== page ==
The Good Son

For the next three weeks our tour through Matthew’s storehouse of things old and new (Mt. 13:52) pauses at three parables, often called “Matthew’s Debate With the Synagogue Across the Street.” They are told amid the mounting opposition to Jesus during his final days in Jerusalem, but are strongly influenced by the struggle for Jewish identity between the emerging Christian group and the nascent rabbinic movement after the destruction of the Temple (70 A.D.).


Your ways, O Lord, make known to me; teach me your paths (Ps. 25:4)

Liturgical day
Twenty-sixth Sunday in Ordinary Time (A), September 29, 2002
Readings: Ez. 18:25-28; Ps. 25; Phil. 2:1-11; Mt. 21:28-32

• Pray about times when you have said yes to God’s call, only to falter when carrying it out.

• Recall times when your initial no was transformed into a new way of following Christ.

• Consider Paul’s exhortation to his community not to look to their own interests but to the good of others (Phil. 2:4).

Stories of two sons are a staple of Jewish tradition (e.g., Esau and Jacob) and of the teaching of Jesus (see Lk. 15:11-32). In Jesus’ story, a man orders one of his sons to work in the vineyard; he says “I will not,” but has a change of heart and goes to work. The other son immediately says yes but never ends up in the vineyard. The parable leaves us wondering what the father would do and what happens to the deceptive son. But Jesus interrupts with a question: “Which of the two did the father’s will?” His adversaries, the chief priests and elders, are trapped, as David had been by Nathan’s parable (2 Sam. 12:5). They must answer “the first.” Then Jesus hammers home the application, that while notorious sinners (originally naysayers to God’s commands) repented when they heard the teaching of John, the religious establishment did not, even when they saw the conversion of the tax collectors and prostitutes.

Matthew is not simply bashing Jewish leaders of Jesus’ time; he is warning his own community. One indication of this is the question, “Which of the two did his father’s will?” The expression “will of the father” occurs elsewhere in Matthew, always in the context of Jesus’ instruction of disciples (6:10, 7:21, 12:50, 18:14); and Jesus’ own prayer is that he do the Father’s will (26:42). The parable contrasts a son who says, “Yes, sir” (Gk. kyrie) with the one who actually does the Father’s will. At the conclusion of the Sermon on the Mount, this attitude distinguishes between true and false disciples: “Not everyone who says to me Lord, Lord, shall enter the kingdom of heaven, but only the one who does the will of my Father in heaven” (7:21). Jesus goes on to say that neither charismatic power nor correct theology is enough without bearing fruit or doing God’s will.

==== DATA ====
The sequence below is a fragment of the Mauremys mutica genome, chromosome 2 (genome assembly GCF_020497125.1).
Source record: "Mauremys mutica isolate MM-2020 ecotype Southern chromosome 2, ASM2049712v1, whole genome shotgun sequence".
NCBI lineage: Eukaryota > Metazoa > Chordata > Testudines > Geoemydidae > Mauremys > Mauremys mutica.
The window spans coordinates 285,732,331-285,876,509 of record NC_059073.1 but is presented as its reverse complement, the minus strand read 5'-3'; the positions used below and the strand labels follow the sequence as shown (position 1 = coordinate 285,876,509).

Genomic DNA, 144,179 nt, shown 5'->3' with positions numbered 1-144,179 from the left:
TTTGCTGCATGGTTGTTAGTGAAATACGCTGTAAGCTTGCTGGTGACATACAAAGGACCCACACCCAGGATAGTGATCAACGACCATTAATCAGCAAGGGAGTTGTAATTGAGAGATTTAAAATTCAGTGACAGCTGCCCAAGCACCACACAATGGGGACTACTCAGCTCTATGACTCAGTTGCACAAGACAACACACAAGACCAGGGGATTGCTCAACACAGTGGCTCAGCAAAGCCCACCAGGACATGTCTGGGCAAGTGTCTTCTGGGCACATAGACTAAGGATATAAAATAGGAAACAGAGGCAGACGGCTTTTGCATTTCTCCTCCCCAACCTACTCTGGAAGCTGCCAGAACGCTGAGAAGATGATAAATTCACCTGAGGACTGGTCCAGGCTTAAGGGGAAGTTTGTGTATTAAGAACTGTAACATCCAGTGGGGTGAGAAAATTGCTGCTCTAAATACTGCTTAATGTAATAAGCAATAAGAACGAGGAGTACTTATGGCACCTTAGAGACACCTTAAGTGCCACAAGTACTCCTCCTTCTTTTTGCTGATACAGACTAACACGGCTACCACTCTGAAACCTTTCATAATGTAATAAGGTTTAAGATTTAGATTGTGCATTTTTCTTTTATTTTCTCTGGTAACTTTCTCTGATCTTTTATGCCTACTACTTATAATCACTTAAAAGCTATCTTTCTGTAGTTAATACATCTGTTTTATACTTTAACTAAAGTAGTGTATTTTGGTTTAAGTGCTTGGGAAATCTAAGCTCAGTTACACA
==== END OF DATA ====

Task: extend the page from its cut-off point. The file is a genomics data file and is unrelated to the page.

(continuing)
Matthew’s community is to imitate the “good son.” It too is composed of people who, like Peter, said no—perhaps by denying Christ at times of persecution—but who turned and were transformed by God’s grace. Matthew’s community is not the heir of powerful religious leaders who prided themselves on their honorific titles and stunning interpretations of Torah, but of tax collectors (parade members of occupations forbidden to observant Jews) and women so oppressed that they sell their very selves. It is people like these who say yes and become “doers” of God’s will.

The second reading provides the Christological foundation of such conversion. Jesus himself is the truly obedient son, who says yes to his Father in the most radical way. The initial verses of the hymn explode with verbs of “doing.” Jesus did not grasp at equality with God; he emptied himself; he took on the form of a slave; he came in human likeness; he was obedient to the point of enduring a criminal’s death. The verbs then shift. God is now the “doer,” exalting him and giving him a name above every name, the name of the vineyard owner in Matthew (kyrios=Lord). This is the attitude of Christ Jesus that true followers of Jesus are to adopt.

Matthew’s application of the parable to his community has special power today. Both perennial and recent problems summon the church to a depth of integrity that is expressed in deeds, not fine words. The church is also always a community of forgiven sinners, even as today “unforgivable sins” seem to mount. The recent charter of the U.S. bishops against sexual abuse, while filled with genuine concern for God’s little ones, was a necessary but long-delayed response to a pervasive scandal. It was quickly followed by a pogrom against priests, many aged and many no longer a threat to young people. How will this be reconciled with the picture of Jesus, the good son, who not only warned against scandalizing the little ones (Mt. 18:1-9), but was also called “a drunkard and glutton, a friend of tax collectors and sinners” (Mt. 11:19)?


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